Westover 3481

Isle of Wight, England

Brief Description

Westover is a late 18th- to early-19th-century park and landscape of around 60 hectares, set within a larger agricultural and woodland estate. The land is now in divided ownership, with the present gardens and grounds around the house occupying some 10 hectares.

History

The medieval manor of Westover was purchased by the Rev Leonard Troughear Holmes in the 1760s. He built a hunting box and surrounded it with a park. At the beginning of the 19th century, the house was substantially rebuilt for Sir L T Worsley Holmes, possibly by John Nash. At this time it was turned from a hunting box into a fashionable house, the park and gardens were extended, and several thatched cottage orne lodges were erected.

Terrain

The ground at Westover slopes slightly to the north and north-west and is overlooked to the south-west by Westover Down, to the south by Brightstone Down, and to the south-east by Newbarn Down.

Detailed Description

The following is from the Register of Parks and Gardens of Special Historic Interest. For the most up-to-date Register entry, please visit the The National Heritage List for England (NHLE):

www.historicengland.org.uk/listing/the-list

A late 18th/early 19th-century country house, gardens and park, set in an ornamental agricultural and wooded landscape.

DESCRIPTION

LOCATION, AREA, BOUNDARIES, LANDFORM, SETTING

Westover House lies c 10km west-south-west of Newport, on the south side of the village of Calbourne which is located in the western half of the Isle of Wight. The c 114ha site is bounded to the north by Winkle Street, Newport Road, and the village of Calbourne, to the east by Lynch Lane, to the south by wooded downland, and to the west by farmland. The ground at Westover slopes slightly to the north and north-west and is overlooked to the south-west by Westover Down, to the south by Brightstone Down, and to the south-east by Newbarn Down.

ENTRANCES AND APPROACHES

The principal approach to Westover House is from Winkle Street in Calbourne at the north-east corner of the site. The entrance here is marked by octagonal stone gate piers set next to an early C19 octagonal cottage orné lodge (listed grade II) standing beside a small early C19 ornamental lake. The drive is carried past the west side of the water over an ornamented stone bridge of coursed rubble on one side and ashlar on the other (listed grade II), built when the lake was created. The drive, its curving path lined with trees (C20), curves gently south to arrive at the north corner of the House. Here it divides, the east drive leading to the north-east front of the House and the west branch leading to the stable block. A second entrance, off Newport Road, is marked by the early C19 thatched Sweetwater Lodge (listed grade II), a cottage orné which stands on the park boundary c 1km west of the House. The drive turns east-south-east through farmland and then east through the park to join the north drive beside the stable block. Two further early C19 thatched cottages stand close to the park boundary: Wheelbarrow Cottage, c 200m further south-west of Sweetwater Lodge on Newport Road (outside the area here registered), and a lodge cottage c 150m to the north-west of Westover Park Farm. Map evidence shows that in the mid C18 when Westover was first built, the approaches were from the south, but the present layout of drives and lodges date from the late C18/early C19 expansion of the park.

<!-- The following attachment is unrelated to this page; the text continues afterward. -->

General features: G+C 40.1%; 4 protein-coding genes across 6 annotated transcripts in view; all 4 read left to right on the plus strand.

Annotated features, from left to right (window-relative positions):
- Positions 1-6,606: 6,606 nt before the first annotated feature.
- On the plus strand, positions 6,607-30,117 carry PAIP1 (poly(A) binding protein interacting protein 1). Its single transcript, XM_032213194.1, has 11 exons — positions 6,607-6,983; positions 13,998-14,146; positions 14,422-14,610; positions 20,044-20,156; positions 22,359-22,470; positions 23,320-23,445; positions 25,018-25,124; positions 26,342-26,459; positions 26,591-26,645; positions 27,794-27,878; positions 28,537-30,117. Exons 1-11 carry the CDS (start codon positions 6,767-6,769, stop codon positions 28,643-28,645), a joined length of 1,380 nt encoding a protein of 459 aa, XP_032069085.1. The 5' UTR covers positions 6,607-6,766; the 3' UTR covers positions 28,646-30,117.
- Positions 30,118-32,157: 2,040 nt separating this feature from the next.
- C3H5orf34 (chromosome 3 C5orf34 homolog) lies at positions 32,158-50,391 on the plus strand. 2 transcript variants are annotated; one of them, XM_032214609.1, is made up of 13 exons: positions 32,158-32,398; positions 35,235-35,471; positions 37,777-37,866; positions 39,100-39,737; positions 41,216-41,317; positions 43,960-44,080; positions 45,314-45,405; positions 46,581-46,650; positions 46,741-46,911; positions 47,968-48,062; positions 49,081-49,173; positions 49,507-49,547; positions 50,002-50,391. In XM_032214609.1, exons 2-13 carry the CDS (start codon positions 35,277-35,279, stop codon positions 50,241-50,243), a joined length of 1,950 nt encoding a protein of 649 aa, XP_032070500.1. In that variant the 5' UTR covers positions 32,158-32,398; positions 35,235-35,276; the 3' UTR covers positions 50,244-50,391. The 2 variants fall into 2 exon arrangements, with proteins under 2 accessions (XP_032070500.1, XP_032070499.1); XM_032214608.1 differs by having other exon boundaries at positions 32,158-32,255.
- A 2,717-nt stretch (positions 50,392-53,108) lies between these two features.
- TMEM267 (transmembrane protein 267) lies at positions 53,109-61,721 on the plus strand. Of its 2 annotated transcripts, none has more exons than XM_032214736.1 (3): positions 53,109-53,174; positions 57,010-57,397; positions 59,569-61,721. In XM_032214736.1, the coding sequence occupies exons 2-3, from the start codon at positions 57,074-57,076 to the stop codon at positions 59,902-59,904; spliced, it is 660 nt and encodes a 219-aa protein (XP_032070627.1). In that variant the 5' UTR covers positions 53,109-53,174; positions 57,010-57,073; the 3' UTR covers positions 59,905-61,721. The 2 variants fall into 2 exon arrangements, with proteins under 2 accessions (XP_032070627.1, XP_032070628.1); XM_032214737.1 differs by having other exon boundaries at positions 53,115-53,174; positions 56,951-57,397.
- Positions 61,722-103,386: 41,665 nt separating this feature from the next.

PRINCIPAL BUILDING

Westover House (listed grade II*) is a large stuccoed country house built in two storeys under a hipped slate roof. It has a moulded cornice and parapet with a porch over the north-east front supported by fluted Doric columns and a supported verandah along the south-east, garden facade. The character of the present house dates from the early C19 when the much simpler hunting lodge erected by Thomas Holmes in the 1760s was largely rebuilt for Sir L T Worsley Holmes, possibly to designs by John Nash (1752-1835).

The square, one and a half-storey stable courtyard stands on the west side of the House and is contemporary with the remodelling of the House. It is entered through an archway on the north range and has a sundial in the centre of the courtyard.

GARDENS AND PLEASURE GROUNDS

The gardens lie to the west of the House. A path from the south-west front connects the House to the walled kitchen garden and runs alongside a mixed border planted at the external base of the south range of the stable courtyard. On the south side of the walled garden further borders look onto a C20 swimming pool with a pavilion on its south side. The pool is flanked to east and west by small lawns enclosed by hedges and scattered with mixed species trees and shrubs. The remainder of the ornamental gardens lie within the walled kitchen garden (see below).